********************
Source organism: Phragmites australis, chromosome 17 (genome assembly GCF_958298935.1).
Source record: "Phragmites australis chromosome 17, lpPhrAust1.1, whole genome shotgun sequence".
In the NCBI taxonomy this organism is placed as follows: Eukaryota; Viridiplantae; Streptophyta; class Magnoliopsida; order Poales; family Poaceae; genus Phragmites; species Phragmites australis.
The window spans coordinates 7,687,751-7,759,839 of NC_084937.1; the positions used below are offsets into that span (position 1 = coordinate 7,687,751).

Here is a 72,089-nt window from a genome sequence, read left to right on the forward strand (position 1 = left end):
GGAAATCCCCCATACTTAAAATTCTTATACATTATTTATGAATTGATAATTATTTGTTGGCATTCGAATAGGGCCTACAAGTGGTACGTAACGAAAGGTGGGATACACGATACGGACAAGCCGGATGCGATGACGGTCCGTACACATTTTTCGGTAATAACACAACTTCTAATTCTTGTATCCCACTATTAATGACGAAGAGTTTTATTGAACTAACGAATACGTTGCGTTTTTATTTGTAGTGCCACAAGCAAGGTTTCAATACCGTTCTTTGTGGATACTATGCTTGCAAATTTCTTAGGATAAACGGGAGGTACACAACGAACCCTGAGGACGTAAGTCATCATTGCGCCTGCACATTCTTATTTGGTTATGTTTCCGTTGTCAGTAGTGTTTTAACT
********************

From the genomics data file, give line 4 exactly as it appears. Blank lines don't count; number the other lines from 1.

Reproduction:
The window spans coordinates 7,687,751-7,759,839 of NC_084937.1; the positions used below are offsets into that span (position 1 = coordinate 7,687,751).